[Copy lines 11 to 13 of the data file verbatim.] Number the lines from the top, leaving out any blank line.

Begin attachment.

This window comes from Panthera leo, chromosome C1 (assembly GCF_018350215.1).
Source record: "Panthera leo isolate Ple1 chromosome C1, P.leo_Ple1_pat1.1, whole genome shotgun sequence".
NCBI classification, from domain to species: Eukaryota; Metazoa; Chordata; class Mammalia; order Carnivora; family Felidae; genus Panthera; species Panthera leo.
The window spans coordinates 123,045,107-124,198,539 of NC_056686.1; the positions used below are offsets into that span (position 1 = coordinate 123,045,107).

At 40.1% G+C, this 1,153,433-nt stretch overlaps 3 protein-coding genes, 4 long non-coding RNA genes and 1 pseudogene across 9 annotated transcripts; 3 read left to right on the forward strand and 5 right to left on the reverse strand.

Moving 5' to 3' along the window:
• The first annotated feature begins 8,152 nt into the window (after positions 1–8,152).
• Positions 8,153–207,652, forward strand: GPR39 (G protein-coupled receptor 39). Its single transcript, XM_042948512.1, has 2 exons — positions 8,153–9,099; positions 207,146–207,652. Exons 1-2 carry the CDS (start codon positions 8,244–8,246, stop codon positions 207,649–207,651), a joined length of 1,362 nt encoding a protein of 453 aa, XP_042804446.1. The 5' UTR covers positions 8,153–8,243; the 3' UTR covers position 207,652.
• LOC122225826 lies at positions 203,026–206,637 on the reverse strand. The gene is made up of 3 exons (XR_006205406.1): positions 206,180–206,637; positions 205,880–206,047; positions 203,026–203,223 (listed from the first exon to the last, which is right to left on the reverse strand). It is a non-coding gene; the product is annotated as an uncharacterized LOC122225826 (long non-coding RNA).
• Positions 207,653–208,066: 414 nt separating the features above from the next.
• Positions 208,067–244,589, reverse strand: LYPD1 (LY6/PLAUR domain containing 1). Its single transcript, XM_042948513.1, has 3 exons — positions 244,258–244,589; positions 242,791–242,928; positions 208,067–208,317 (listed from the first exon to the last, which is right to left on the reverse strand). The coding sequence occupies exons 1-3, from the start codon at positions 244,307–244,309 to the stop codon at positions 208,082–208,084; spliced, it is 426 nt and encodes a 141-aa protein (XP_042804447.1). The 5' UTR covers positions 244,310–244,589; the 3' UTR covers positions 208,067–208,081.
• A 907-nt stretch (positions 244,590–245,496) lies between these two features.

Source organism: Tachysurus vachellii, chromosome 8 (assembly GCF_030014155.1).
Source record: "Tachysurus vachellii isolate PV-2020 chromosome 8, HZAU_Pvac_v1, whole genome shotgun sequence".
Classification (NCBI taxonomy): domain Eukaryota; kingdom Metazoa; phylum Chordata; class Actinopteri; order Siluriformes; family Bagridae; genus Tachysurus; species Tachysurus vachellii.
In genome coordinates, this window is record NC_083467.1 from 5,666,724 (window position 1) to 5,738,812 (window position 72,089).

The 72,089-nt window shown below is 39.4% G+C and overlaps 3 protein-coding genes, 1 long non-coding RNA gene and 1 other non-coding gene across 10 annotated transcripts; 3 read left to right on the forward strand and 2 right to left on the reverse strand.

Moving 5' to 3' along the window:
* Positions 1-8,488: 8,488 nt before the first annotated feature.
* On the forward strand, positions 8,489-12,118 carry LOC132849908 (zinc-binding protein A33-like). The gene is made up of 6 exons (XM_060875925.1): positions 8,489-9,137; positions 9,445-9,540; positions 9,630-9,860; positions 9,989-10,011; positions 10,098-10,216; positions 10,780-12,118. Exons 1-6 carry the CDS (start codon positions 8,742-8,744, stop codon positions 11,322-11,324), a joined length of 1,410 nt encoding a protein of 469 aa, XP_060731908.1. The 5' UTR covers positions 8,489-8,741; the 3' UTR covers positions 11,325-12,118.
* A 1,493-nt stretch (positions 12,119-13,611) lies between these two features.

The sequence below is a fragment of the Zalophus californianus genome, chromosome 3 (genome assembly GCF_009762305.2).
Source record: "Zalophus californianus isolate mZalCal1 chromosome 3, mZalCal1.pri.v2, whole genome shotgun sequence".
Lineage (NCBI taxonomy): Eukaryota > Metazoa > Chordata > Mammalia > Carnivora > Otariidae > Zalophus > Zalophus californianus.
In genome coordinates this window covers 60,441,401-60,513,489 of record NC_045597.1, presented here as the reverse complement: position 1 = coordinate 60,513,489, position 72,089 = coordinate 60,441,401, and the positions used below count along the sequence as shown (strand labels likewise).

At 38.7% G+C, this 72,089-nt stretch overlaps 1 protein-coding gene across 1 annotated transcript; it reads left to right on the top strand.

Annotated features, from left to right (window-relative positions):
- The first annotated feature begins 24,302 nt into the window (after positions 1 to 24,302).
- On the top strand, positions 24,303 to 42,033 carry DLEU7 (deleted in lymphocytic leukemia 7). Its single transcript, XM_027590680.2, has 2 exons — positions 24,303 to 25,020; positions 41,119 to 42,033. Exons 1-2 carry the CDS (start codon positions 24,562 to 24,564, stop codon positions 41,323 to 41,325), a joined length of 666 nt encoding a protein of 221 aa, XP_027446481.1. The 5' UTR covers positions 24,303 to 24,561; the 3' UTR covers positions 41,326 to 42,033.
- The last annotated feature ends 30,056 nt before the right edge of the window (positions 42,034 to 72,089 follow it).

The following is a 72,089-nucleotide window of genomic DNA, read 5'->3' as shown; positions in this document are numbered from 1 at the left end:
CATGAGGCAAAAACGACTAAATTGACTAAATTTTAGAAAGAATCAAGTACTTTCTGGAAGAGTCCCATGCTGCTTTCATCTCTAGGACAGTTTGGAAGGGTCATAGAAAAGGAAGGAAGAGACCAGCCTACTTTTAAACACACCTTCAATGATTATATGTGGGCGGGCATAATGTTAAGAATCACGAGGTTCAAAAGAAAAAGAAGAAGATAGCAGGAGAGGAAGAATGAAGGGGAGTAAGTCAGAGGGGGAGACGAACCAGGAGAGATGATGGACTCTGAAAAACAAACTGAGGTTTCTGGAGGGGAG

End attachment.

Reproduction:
• Positions 208,067–244,589, reverse strand: LYPD1 (LY6/PLAUR domain containing 1). Its single transcript, XM_042948513.1, has 3 exons — positions 244,258–244,589; positions 242,791–242,928; positions 208,067–208,317 (listed from the first exon to the last, which is right to left on the reverse strand). The coding sequence occupies exons 1-3, from the start codon at positions 244,307–244,309 to the stop codon at positions 208,082–208,084; spliced, it is 426 nt and encodes a 141-aa protein (XP_042804447.1). The 5' UTR covers positions 244,310–244,589; the 3' UTR covers positions 208,067–208,081.
• A 907-nt stretch (positions 244,590–245,496) lies between these two features.

Source organism: Tachysurus vachellii, chromosome 8 (assembly GCF_030014155.1).